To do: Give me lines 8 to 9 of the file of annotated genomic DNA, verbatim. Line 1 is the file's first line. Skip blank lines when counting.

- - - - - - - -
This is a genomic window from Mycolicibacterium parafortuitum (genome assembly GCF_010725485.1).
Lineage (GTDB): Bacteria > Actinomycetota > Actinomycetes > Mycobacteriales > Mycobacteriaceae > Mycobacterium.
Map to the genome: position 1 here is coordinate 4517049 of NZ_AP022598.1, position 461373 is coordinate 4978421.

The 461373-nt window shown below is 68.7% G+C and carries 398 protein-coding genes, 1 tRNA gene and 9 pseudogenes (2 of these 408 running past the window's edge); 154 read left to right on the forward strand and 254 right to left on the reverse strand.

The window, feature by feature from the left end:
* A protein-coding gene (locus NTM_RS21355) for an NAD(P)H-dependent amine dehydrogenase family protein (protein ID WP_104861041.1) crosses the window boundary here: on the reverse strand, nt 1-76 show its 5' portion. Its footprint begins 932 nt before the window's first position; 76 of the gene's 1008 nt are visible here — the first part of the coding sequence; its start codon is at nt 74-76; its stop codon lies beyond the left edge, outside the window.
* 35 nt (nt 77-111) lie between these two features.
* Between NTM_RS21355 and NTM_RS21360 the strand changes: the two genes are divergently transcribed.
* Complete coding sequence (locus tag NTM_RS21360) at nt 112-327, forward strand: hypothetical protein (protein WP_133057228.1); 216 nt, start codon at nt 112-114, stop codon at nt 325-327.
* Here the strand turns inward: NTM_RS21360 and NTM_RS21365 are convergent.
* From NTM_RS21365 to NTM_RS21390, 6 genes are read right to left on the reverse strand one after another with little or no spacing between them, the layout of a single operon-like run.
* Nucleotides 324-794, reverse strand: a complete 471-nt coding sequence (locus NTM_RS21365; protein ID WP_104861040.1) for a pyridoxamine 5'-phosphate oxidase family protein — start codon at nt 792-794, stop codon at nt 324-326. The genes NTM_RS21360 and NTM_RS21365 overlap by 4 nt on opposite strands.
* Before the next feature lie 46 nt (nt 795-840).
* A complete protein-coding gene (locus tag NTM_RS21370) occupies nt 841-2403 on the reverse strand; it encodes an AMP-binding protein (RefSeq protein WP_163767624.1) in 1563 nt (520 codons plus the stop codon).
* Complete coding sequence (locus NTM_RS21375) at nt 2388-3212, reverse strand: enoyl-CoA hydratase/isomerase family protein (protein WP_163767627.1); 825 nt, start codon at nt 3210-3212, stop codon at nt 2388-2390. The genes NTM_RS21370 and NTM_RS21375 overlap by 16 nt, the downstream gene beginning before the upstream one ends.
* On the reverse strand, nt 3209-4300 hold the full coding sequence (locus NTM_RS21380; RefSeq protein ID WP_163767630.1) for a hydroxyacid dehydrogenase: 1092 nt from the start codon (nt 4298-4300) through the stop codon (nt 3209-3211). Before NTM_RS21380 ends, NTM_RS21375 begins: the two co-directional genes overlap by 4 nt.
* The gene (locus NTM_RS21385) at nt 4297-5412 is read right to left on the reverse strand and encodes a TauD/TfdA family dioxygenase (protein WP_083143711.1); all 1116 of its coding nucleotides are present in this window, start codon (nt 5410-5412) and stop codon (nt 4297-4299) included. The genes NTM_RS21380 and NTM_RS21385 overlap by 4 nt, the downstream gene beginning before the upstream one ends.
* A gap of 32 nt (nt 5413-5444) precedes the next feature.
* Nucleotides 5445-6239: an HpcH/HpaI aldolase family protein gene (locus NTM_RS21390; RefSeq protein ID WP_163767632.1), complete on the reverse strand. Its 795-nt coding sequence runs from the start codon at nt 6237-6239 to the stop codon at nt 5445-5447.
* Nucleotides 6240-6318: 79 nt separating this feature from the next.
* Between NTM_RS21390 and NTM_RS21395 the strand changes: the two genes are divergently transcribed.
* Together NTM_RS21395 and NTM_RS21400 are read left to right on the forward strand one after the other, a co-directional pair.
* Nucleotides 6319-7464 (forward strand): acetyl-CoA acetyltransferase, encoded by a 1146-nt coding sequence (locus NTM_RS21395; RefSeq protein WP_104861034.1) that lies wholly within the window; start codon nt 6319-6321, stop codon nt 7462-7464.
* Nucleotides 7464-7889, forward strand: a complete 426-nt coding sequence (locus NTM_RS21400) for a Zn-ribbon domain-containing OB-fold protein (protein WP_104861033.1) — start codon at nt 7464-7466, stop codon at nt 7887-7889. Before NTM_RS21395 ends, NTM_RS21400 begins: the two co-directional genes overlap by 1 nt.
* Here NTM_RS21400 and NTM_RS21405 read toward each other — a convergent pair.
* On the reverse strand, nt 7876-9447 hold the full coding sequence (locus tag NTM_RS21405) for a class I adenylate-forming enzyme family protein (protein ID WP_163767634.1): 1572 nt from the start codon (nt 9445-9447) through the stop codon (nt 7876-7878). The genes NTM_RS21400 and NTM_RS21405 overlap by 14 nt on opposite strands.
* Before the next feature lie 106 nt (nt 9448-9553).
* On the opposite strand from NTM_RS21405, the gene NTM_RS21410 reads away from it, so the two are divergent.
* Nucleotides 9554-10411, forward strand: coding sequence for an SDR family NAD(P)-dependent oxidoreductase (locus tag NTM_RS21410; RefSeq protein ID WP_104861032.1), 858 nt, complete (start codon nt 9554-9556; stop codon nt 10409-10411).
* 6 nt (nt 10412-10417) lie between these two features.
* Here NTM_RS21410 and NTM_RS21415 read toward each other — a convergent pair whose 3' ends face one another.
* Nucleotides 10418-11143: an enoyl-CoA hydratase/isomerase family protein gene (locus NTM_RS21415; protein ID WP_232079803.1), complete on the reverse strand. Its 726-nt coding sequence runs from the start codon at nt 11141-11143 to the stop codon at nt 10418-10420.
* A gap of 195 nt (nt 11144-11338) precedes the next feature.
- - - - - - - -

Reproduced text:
* Between NTM_RS21355 and NTM_RS21360 the strand changes: the two genes are divergently transcribed.
* Complete coding sequence (locus tag NTM_RS21360) at nt 112-327, forward strand: hypothetical protein (protein WP_133057228.1); 216 nt, start codon at nt 112-114, stop codon at nt 325-327.